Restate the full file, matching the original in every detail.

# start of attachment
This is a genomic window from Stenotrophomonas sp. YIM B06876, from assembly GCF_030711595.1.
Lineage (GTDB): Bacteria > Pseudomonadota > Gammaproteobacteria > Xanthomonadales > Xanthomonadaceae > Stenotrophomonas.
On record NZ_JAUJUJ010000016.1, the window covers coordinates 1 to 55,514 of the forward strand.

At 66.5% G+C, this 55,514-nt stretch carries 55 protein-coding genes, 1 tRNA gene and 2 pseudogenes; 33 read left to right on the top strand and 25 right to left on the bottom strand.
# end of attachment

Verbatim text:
This is a genomic window from Stenotrophomonas sp. YIM B06876, from assembly GCF_030711595.1.
Lineage (GTDB): Bacteria > Pseudomonadota > Gammaproteobacteria > Xanthomonadales > Xanthomonadaceae > Stenotrophomonas.
On record NZ_JAUJUJ010000016.1, the window covers coordinates 1 to 55,514 of the forward strand.

At 66.5% G+C, this 55,514-nt stretch carries 55 protein-coding genes, 1 tRNA gene and 2 pseudogenes; 33 read left to right on the top strand and 25 right to left on the bottom strand.